The latin name was Alburnus Maior. The earliest reference to the town is on a wax tablet dated February 6th 131 AD discovered in the area. But there is archaeological and metallurgical evidence of gold mining here since the late Stone Age.
The ancient settlement flourished during the roman age. Gold was extracted starting from the very first days of the Roman conquest (106 AD) until the Aurelian retreat (271-272 AD). It developed into a village of Illyrian miners who were brought here for their specialised skills, in order to work in the already existing gold exploitations.
After one and a half millennium the mining operations were resumed and expanded during the Austrian rule with the support of the Imperial authorities. Because the flow of the streams passing near the mines was too low for the mining operations, around Rosia Montana people built a few ponds. These were used to break the golden ore using the force of the water. Later, some of the ponds were contaminated with mining waste residuals and turned into apocalyptic landscapes.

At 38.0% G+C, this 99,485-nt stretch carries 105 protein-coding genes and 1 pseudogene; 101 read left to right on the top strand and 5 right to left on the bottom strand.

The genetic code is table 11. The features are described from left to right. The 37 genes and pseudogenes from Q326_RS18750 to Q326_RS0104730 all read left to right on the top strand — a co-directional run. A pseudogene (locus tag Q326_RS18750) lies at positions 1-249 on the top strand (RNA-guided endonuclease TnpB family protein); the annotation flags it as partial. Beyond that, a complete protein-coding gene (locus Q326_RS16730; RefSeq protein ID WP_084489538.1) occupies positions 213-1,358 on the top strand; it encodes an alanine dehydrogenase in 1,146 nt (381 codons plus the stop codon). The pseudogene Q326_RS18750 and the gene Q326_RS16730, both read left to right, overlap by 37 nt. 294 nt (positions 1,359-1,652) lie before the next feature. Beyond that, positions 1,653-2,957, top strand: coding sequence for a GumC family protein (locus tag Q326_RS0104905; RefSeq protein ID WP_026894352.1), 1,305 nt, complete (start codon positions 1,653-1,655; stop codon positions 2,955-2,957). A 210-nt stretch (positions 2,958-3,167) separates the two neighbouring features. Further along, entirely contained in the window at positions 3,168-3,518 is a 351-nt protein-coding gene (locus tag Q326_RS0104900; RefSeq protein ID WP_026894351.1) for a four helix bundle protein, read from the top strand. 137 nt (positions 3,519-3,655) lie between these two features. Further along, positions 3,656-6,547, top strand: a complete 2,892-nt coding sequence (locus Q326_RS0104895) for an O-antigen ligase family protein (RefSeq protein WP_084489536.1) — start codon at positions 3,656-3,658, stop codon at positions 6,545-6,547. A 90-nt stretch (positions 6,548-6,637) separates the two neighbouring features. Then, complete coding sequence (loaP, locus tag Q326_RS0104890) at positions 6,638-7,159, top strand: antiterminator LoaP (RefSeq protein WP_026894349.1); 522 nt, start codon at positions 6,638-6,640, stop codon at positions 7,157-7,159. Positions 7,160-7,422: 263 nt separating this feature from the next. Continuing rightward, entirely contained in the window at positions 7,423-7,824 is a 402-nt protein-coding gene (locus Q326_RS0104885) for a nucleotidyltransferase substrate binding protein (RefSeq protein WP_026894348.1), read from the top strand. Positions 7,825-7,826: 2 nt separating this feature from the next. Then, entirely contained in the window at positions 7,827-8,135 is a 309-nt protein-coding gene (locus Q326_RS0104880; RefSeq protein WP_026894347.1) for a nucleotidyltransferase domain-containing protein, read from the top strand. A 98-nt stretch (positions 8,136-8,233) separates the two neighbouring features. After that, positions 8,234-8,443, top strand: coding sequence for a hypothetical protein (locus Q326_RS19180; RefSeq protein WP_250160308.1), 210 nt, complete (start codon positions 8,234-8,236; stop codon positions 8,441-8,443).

In 2009 at Rosia Montana was established a world record certified by Guinness Book: the largest number of people who simultaneously looked for gold using the buddle. Some participants found gold nuggets of 2-3 mm.
At the moment the main tourist attractions in Rosia Montana are the ancient roman mines and the Mining Museum where you can see traditional tools used for gold processing, documents and pictures regarding gold extraction in the area.
Rosia Montana became the most famous mining town in Romania because of the controversies related to the mining operations. But, meanwhile, the village has been designated a place of historic site of national interest and in 2016 the Ministry of Culture closed definitely the mining works here. Henceforth any intervention on the area was prohibited.
Rosia Montana is not the most beautiful village that you ever visited. On the contrary, it is small and suffering as a ghost town. Although it lives on top of more than 300 tons of gold, the small community is struggling with poverty. This makes people's homes and the historic center of the village look even worse than the roman ruins. But with goods and bads the place bears the traces of more than two millennia of life and mining activity and definitely it's worth a visit.